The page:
Male Breast Cancer Advocacy -- Heard in the Halls: Voices From the 2016 San Antonio Breast Cancer Symposium
Michael Singer
December 9, 2016

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"I've been on a roll of male breast cancer advocacy."

Breast cancer survivor Michael Singer was staffing the Male Breast Cancer Coalition booth at the 2016 San Antonio Breast Cancer Symposium. In this mini podcast, he talks about his diagnosis and how he works to raise awareness that men can be breast cancer patients, too.

Running time: 3:27

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My name is Michael Singer, and we’re here at the San Antonio Breast Cancer Symposium 2016, and I’m here representing the Male Breast Cancer Coalition. This is our first year as exhibitors at the symposium, I’ve been here as an attendee before, and we’re at booth 416, and we’re being received tremendously. People are thanking us for being here and raising awareness that men can and do get breast cancer. The numbers are 2,600 men a year, but we lose approximately 440 of those guys due to the latter stages of diagnosis, because most men don't talk about their breast cancer.

So, one of our main agendas here is to raise awareness. We have brochures, business cards, and spreading the word, and raising awareness. And the convention itself is fantastic. The networking that’s available here with oncologists, scientists, doctors, patient advocates is tremendous. I highly recommend it to whoever has the opportunity to come. There are a lot of companies that offer scholarships to come. But if you can’t get a scholarship, I highly recommend paying and attending, because the information you can pick up here is invaluable.

This year, I know personally of five male breast cancer attendees. A couple are on scholarship. A couple are here working booth 416 for the Male Breast Cancer Coalition also. And again, I think people, when they first see the banner, they’re, like, questioning, and when they find out that we’re breast cancer survivors, myself and Anthony Merka who’s working the booth with me, the shock leads to questions. And a lot of people don’t know that men can carry the BRCA2 gene and pass it onto their children just like a woman can. There’s a 50/50 chance.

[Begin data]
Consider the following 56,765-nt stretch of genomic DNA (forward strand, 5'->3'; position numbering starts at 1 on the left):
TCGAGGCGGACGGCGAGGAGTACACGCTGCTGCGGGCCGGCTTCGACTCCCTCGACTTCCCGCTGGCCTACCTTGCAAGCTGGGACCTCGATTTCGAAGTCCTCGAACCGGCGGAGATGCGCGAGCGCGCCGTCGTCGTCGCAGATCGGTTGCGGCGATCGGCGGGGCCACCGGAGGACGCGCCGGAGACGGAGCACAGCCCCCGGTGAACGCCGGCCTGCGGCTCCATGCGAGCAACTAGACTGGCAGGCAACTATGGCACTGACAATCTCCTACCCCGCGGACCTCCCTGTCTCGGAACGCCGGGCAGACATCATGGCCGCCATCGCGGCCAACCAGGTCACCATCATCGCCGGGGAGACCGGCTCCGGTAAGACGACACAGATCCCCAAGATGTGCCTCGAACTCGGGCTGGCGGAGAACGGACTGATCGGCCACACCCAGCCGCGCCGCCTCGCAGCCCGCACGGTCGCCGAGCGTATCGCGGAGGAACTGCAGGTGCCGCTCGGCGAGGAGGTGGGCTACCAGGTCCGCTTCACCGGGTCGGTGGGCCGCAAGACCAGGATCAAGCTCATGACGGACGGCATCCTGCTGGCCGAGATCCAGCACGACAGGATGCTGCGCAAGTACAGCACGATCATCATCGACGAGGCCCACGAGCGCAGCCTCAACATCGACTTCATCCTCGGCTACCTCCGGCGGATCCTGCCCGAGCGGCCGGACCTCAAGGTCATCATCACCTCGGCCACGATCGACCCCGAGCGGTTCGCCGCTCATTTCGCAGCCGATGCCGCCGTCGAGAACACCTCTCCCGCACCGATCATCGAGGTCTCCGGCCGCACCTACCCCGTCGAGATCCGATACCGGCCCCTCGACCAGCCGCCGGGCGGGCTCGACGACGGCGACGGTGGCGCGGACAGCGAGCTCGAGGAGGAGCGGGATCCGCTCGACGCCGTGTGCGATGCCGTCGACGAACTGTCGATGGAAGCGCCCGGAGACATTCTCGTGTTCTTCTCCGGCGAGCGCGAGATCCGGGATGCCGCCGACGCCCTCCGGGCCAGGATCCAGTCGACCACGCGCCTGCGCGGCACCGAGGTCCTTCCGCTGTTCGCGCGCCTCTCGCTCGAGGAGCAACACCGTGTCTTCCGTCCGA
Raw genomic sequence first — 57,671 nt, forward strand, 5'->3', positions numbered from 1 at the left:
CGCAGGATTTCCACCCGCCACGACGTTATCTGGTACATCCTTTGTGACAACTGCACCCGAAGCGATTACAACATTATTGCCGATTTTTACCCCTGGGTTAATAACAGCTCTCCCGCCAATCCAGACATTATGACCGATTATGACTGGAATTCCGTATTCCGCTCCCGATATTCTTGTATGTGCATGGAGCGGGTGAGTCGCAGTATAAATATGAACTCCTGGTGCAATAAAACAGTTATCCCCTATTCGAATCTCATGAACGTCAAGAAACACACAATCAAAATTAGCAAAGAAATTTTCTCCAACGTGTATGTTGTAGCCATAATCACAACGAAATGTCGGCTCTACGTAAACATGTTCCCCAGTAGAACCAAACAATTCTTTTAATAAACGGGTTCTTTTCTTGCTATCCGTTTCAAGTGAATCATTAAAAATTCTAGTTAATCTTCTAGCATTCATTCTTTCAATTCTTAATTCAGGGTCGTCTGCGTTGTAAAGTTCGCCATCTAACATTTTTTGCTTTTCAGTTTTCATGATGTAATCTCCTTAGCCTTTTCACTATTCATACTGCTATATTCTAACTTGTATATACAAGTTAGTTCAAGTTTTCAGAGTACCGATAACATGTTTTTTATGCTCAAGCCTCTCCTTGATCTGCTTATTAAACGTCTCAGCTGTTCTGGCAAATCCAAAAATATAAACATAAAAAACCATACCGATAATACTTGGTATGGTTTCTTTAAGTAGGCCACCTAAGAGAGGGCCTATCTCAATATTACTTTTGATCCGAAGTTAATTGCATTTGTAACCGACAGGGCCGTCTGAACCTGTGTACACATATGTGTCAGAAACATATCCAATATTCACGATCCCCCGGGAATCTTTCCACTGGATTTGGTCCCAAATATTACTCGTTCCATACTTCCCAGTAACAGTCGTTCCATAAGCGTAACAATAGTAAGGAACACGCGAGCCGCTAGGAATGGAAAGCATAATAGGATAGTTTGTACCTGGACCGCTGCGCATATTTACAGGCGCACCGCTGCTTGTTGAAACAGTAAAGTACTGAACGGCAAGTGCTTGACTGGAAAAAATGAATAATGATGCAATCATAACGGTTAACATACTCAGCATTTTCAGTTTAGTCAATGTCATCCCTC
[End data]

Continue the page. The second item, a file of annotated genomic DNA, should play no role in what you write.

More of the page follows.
The gentleman who’s here today with me actually had a double mastectomy. He also carries the BRCA2 gene, and he also passed a gene onto one of his children. I myself was an early stager, stage IIB, [invasive ductal carcinoma plus] ductal carcinoma in situ, and had a mastectomy of my left breast. And in the beginning, I have to be honest, I couldn't tell anybody that I had breast cancer because I grew up in a world where only women got breast cancer, and it was a woman’s disease, later to find out that men can and do get breast cancer.

After the first year of kind of hiding in the closet and not saying anything to anybody about it, I saw two gentlemen on national TV. One was Bret Miller, 24-year-old male with breast cancer, and the other man was Richard Roundtree, who was a movie actor, he starred in a show called Shaft. And when I saw these two gentlemen on national TV, who were both male breast cancer survivors talking about male breast cancer out in the open, it was like an epiphany for me.

I started running around my house like, “What am I embarrassed about? These guys are cool! These guys are talking about it on national TV.” And ever since then, I’ve just been on a roll of male breast cancer patient advocacy. I’ve gone to training programs with the National Breast Cancer Coalition Project LEAD. I do Department of Defense grant reviews on breast cancer. I do a lot of outreach speaking at high schools, colleges, senior centers, American Cancer Society, events. I’ll speak in front of people, two people, one person, 13,000 people. Doesn't matter. Wherever I can raise awareness about male breast cancer, I’m going to be there talking about it.

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